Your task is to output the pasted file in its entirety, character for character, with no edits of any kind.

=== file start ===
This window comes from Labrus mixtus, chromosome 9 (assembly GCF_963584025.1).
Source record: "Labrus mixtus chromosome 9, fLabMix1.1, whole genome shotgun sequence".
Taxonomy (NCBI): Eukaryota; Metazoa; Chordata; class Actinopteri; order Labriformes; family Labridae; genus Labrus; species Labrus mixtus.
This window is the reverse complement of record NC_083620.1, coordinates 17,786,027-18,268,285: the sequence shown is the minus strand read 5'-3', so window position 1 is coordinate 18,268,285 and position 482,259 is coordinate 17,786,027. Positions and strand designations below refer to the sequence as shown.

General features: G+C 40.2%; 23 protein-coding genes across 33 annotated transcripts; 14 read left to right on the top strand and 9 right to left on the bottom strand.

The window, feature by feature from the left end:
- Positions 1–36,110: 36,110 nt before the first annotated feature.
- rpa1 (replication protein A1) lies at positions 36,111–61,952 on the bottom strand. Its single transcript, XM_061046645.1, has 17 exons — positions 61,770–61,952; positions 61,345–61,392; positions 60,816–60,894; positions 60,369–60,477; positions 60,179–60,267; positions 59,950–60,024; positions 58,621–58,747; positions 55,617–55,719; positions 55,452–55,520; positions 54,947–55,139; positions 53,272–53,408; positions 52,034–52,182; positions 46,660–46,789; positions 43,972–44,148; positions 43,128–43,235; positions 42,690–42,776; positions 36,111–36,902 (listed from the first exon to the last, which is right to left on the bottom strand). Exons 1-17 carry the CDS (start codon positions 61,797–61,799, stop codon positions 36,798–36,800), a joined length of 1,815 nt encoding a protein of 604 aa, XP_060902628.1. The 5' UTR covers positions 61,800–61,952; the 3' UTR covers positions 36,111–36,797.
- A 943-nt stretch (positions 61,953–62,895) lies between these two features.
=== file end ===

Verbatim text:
This window comes from Labrus mixtus, chromosome 9 (assembly GCF_963584025.1).
Source record: "Labrus mixtus chromosome 9, fLabMix1.1, whole genome shotgun sequence".
Taxonomy (NCBI): Eukaryota; Metazoa; Chordata; class Actinopteri; order Labriformes; family Labridae; genus Labrus; species Labrus mixtus.
This window is the reverse complement of record NC_083620.1, coordinates 17,786,027-18,268,285: the sequence shown is the minus strand read 5'-3', so window position 1 is coordinate 18,268,285 and position 482,259 is coordinate 17,786,027. Positions and strand designations below refer to the sequence as shown.

General features: G+C 40.2%; 23 protein-coding genes across 33 annotated transcripts; 14 read left to right on the top strand and 9 right to left on the bottom strand.

The window, feature by feature from the left end:
- Positions 1–36,110: 36,110 nt before the first annotated feature.
- rpa1 (replication protein A1) lies at positions 36,111–61,952 on the bottom strand. Its single transcript, XM_061046645.1, has 17 exons — positions 61,770–61,952; positions 61,345–61,392; positions 60,816–60,894; positions 60,369–60,477; positions 60,179–60,267; positions 59,950–60,024; positions 58,621–58,747; positions 55,617–55,719; positions 55,452–55,520; positions 54,947–55,139; positions 53,272–53,408; positions 52,034–52,182; positions 46,660–46,789; positions 43,972–44,148; positions 43,128–43,235; positions 42,690–42,776; positions 36,111–36,902 (listed from the first exon to the last, which is right to left on the bottom strand). Exons 1-17 carry the CDS (start codon positions 61,797–61,799, stop codon positions 36,798–36,800), a joined length of 1,815 nt encoding a protein of 604 aa, XP_060902628.1. The 5' UTR covers positions 61,800–61,952; the 3' UTR covers positions 36,111–36,797.
- A 943-nt stretch (positions 61,953–62,895) lies between these two features.